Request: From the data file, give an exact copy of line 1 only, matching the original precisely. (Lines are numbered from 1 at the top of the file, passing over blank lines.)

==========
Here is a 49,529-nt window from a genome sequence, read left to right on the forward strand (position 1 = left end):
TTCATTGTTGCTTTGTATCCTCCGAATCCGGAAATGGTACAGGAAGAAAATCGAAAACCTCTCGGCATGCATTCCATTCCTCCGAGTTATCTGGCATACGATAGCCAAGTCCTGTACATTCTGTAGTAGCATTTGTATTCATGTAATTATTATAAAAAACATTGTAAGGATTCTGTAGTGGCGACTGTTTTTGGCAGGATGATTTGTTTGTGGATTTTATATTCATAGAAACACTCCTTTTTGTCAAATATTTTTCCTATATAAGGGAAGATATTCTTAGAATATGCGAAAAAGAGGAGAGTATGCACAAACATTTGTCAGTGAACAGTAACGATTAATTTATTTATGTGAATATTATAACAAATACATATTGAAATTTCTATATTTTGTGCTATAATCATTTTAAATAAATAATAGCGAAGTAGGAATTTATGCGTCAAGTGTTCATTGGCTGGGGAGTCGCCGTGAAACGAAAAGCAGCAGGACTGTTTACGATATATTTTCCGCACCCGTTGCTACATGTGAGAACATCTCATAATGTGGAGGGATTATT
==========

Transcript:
Here is a 49,529-nt window from a genome sequence, read left to right on the forward strand (position 1 = left end):